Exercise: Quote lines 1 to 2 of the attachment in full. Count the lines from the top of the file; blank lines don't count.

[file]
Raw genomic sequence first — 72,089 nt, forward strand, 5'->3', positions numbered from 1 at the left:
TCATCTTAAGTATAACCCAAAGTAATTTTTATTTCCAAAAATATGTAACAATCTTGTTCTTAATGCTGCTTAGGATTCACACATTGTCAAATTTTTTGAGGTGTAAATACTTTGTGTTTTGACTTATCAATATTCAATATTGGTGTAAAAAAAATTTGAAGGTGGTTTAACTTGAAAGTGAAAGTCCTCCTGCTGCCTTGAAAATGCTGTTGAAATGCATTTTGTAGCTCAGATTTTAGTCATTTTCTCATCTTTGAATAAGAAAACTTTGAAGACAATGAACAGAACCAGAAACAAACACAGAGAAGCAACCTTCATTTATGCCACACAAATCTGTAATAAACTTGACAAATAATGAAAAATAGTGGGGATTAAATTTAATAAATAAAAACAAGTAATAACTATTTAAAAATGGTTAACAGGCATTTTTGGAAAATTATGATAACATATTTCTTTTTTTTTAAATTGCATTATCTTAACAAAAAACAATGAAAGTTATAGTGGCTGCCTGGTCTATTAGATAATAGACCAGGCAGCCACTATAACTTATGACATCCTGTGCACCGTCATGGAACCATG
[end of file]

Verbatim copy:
Raw genomic sequence first — 72,089 nt, forward strand, 5'->3', positions numbered from 1 at the left:
TCATCTTAAGTATAACCCAAAGTAATTTTTATTTCCAAAAATATGTAACAATCTTGTTCTTAATGCTGCTTAGGATTCACACATTGTCAAATTTTTTGAGGTGTAAATACTTTGTGTTTTGACTTATCAATATTCAATATTGGTGTAAAAAAAATTTGAAGGTGGTTTAACTTGAAAGTGAAAGTCCTCCTGCTGCCTTGAAAATGCTGTTGAAATGCATTTTGTAGCTCAGATTTTAGTCATTTTCTCATCTTTGAATAAGAAAACTTTGAAGACAATGAACAGAACCAGAAACAAACACAGAGAAGCAACCTTCATTTATGCCACACAAATCTGTAATAAACTTGACAAATAATGAAAAATAGTGGGGATTAAATTTAATAAATAAAAACAAGTAATAACTATTTAAAAATGGTTAACAGGCATTTTTGGAAAATTATGATAACATATTTCTTTTTTTTTAAATTGCATTATCTTAACAAAAAACAATGAAAGTTATAGTGGCTGCCTGGTCTATTAGATAATAGACCAGGCAGCCACTATAACTTATGACATCCTGTGCACCGTCATGGAACCATG